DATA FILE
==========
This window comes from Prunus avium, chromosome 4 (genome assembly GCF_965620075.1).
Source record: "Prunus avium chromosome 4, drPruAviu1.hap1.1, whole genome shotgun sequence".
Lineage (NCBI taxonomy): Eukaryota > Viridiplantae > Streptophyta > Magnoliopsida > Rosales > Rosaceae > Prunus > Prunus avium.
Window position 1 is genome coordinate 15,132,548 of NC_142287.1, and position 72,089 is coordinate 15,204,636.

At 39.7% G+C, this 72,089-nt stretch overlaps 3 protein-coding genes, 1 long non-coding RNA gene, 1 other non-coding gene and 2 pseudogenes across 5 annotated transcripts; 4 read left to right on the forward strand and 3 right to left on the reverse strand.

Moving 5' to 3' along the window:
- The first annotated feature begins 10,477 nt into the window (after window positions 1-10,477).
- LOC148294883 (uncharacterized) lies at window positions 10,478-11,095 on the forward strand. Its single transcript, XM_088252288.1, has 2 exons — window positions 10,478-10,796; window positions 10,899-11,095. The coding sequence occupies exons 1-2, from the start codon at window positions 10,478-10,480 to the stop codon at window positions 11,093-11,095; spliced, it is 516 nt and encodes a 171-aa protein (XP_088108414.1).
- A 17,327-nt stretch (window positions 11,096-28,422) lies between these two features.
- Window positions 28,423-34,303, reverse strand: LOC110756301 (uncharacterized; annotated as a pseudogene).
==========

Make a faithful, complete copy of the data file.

This window comes from Prunus avium, chromosome 4 (genome assembly GCF_965620075.1).
Source record: "Prunus avium chromosome 4, drPruAviu1.hap1.1, whole genome shotgun sequence".
Lineage (NCBI taxonomy): Eukaryota > Viridiplantae > Streptophyta > Magnoliopsida > Rosales > Rosaceae > Prunus > Prunus avium.
Window position 1 is genome coordinate 15,132,548 of NC_142287.1, and position 72,089 is coordinate 15,204,636.

At 39.7% G+C, this 72,089-nt stretch overlaps 3 protein-coding genes, 1 long non-coding RNA gene, 1 other non-coding gene and 2 pseudogenes across 5 annotated transcripts; 4 read left to right on the forward strand and 3 right to left on the reverse strand.

Moving 5' to 3' along the window:
- The first annotated feature begins 10,477 nt into the window (after window positions 1-10,477).
- LOC148294883 (uncharacterized) lies at window positions 10,478-11,095 on the forward strand. Its single transcript, XM_088252288.1, has 2 exons — window positions 10,478-10,796; window positions 10,899-11,095. The coding sequence occupies exons 1-2, from the start codon at window positions 10,478-10,480 to the stop codon at window positions 11,093-11,095; spliced, it is 516 nt and encodes a 171-aa protein (XP_088108414.1).
- A 17,327-nt stretch (window positions 11,096-28,422) lies between these two features.
- Window positions 28,423-34,303, reverse strand: LOC110756301 (uncharacterized; annotated as a pseudogene).